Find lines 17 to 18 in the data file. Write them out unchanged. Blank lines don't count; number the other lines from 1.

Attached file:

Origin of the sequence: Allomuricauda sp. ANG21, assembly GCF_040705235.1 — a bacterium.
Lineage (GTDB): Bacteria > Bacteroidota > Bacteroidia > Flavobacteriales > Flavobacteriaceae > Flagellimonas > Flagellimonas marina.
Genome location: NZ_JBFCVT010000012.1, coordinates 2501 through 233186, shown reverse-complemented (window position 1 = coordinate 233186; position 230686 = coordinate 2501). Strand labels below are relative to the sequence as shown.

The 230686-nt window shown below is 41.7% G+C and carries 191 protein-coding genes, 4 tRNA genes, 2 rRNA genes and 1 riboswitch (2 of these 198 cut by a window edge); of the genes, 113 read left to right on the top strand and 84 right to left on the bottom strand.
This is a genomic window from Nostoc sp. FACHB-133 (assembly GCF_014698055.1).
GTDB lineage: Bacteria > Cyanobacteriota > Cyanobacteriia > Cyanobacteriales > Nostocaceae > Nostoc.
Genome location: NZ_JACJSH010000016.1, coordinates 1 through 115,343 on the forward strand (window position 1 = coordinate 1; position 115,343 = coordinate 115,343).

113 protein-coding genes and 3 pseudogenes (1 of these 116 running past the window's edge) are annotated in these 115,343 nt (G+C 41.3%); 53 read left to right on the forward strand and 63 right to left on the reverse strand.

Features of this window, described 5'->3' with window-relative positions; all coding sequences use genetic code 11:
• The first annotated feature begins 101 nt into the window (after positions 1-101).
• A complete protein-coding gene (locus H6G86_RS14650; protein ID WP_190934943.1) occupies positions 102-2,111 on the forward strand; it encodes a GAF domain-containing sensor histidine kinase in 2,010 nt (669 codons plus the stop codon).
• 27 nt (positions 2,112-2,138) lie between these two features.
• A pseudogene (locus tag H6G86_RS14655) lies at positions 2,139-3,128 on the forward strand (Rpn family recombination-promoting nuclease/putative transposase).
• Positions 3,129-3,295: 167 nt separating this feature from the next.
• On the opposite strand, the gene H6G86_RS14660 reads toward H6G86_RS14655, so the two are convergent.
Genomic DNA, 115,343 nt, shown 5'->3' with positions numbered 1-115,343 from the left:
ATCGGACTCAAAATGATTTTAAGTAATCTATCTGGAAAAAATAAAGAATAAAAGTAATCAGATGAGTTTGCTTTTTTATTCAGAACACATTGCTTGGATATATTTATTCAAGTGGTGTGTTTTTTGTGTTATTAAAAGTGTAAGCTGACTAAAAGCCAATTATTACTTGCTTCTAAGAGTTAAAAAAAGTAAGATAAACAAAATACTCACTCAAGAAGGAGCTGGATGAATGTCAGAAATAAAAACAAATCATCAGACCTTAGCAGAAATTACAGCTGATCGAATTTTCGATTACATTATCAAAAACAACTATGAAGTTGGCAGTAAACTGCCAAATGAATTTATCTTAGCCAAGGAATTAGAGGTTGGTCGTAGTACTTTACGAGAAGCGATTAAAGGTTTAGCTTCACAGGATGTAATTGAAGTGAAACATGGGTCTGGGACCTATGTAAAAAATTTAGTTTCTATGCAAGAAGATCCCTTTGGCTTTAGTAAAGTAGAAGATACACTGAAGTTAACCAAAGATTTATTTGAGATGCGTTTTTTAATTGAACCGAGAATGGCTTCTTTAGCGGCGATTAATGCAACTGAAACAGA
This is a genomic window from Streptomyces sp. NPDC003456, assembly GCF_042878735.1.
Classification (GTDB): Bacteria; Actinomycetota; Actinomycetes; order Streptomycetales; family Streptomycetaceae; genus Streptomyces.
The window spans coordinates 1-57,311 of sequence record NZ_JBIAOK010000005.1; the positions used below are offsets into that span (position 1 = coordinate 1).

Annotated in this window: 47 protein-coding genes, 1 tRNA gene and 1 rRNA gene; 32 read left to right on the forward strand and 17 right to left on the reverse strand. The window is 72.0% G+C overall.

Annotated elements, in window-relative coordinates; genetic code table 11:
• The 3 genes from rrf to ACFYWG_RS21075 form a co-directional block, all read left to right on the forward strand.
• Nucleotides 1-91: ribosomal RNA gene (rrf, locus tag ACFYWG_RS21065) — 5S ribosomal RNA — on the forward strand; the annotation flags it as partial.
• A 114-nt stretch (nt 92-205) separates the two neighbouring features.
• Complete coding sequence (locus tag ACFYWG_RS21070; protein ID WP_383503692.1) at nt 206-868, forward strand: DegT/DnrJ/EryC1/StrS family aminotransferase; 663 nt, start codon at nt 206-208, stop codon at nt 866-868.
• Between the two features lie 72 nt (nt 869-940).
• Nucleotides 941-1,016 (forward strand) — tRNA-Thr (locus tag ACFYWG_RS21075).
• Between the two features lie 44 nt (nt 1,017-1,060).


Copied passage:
ATCGGACTCAAAATGATTTTAAGTAATCTATCTGGAAAAAATAAAGAATAAAAGTAATCAGATGAGTTTGCTTTTTTATTCAGAACACATTGCTTGGATATATTTATTCAAGTGGTGTGTTTTTTGTGTTATTAAAAGTGTAAGCTGACTAAAAGCCAATTATTACTTGCTTCTAAGAGTTAAAAAAAGTAAGATAAACAAAATACTCACTCAAGAAGGAGCTGGATGAATGTCAGAAATAAAAACAAATCATCAGACCTTAGCAGAAATTACAGCTGATCGAATTTTCGATTACATTATCAAAAACAACTATGAAGTTGGCAGTAAACTGCCAAATGAATTTATCTTAGCCAAGGAATTAGAGGTTGGTCGTAGTACTTTACGAGAAGCGATTAAAGGTTTAGCTTCACAGGATGTAATTGAAGTGAAACATGGGTCTGGGACCTATGTAAAAAATTTAGTTTCTATGCAAGAAGATCCCTTTGGCTTTAGTAAAGTAGAAGATACACTGAAGTTAACCAAAGATTTATTTGAGATGCGTTTTTTAATTGAACCGAGAATGGCTTCTTTAGCGGCGATTAATGCAACTGAAACAGA
This is a genomic window from Streptomyces sp. NPDC003456, assembly GCF_042878735.1.